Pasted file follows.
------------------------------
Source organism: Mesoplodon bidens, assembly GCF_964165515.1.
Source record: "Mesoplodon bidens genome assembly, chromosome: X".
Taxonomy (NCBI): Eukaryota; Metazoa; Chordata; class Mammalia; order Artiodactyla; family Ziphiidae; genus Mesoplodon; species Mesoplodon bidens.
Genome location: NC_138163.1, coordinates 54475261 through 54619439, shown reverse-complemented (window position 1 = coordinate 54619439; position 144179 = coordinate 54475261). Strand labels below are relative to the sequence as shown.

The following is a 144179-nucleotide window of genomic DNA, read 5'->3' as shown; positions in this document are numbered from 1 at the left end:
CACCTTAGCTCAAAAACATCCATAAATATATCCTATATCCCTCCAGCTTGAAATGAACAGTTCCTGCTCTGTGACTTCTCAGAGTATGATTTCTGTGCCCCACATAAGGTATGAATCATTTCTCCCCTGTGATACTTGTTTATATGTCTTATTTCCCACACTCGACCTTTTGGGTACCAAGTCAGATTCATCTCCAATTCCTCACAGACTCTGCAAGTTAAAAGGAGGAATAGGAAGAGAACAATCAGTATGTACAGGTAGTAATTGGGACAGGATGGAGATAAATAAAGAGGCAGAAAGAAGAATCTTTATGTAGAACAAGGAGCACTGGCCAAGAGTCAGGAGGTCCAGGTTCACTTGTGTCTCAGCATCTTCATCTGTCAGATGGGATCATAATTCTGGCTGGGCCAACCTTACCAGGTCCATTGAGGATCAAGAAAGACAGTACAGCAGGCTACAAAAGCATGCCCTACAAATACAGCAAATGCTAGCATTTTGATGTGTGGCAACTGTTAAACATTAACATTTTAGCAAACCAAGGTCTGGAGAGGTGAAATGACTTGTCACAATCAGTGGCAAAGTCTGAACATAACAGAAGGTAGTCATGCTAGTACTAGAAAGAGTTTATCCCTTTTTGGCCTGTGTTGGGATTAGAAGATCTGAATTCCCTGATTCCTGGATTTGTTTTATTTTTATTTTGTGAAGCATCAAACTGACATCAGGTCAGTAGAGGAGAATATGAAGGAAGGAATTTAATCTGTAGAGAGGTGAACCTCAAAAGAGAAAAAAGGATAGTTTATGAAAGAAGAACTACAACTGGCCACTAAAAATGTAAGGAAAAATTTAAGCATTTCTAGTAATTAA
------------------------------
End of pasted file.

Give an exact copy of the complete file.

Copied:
Source organism: Mesoplodon bidens, assembly GCF_964165515.1.
Source record: "Mesoplodon bidens genome assembly, chromosome: X".
Taxonomy (NCBI): Eukaryota; Metazoa; Chordata; class Mammalia; order Artiodactyla; family Ziphiidae; genus Mesoplodon; species Mesoplodon bidens.
Genome location: NC_138163.1, coordinates 54475261 through 54619439, shown reverse-complemented (window position 1 = coordinate 54619439; position 144179 = coordinate 54475261). Strand labels below are relative to the sequence as shown.

The following is a 144179-nucleotide window of genomic DNA, read 5'->3' as shown; positions in this document are numbered from 1 at the left end:
CACCTTAGCTCAAAAACATCCATAAATATATCCTATATCCCTCCAGCTTGAAATGAACAGTTCCTGCTCTGTGACTTCTCAGAGTATGATTTCTGTGCCCCACATAAGGTATGAATCATTTCTCCCCTGTGATACTTGTTTATATGTCTTATTTCCCACACTCGACCTTTTGGGTACCAAGTCAGATTCATCTCCAATTCCTCACAGACTCTGCAAGTTAAAAGGAGGAATAGGAAGAGAACAATCAGTATGTACAGGTAGTAATTGGGACAGGATGGAGATAAATAAAGAGGCAGAAAGAAGAATCTTTATGTAGAACAAGGAGCACTGGCCAAGAGTCAGGAGGTCCAGGTTCACTTGTGTCTCAGCATCTTCATCTGTCAGATGGGATCATAATTCTGGCTGGGCCAACCTTACCAGGTCCATTGAGGATCAAGAAAGACAGTACAGCAGGCTACAAAAGCATGCCCTACAAATACAGCAAATGCTAGCATTTTGATGTGTGGCAACTGTTAAACATTAACATTTTAGCAAACCAAGGTCTGGAGAGGTGAAATGACTTGTCACAATCAGTGGCAAAGTCTGAACATAACAGAAGGTAGTCATGCTAGTACTAGAAAGAGTTTATCCCTTTTTGGCCTGTGTTGGGATTAGAAGATCTGAATTCCCTGATTCCTGGATTTGTTTTATTTTTATTTTGTGAAGCATCAAACTGACATCAGGTCAGTAGAGGAGAATATGAAGGAAGGAATTTAATCTGTAGAGAGGTGAACCTCAAAAGAGAAAAAAGGATAGTTTATGAAAGAAGAACTACAACTGGCCACTAAAAATGTAAGGAAAAATTTAAGCATTTCTAGTAATTAA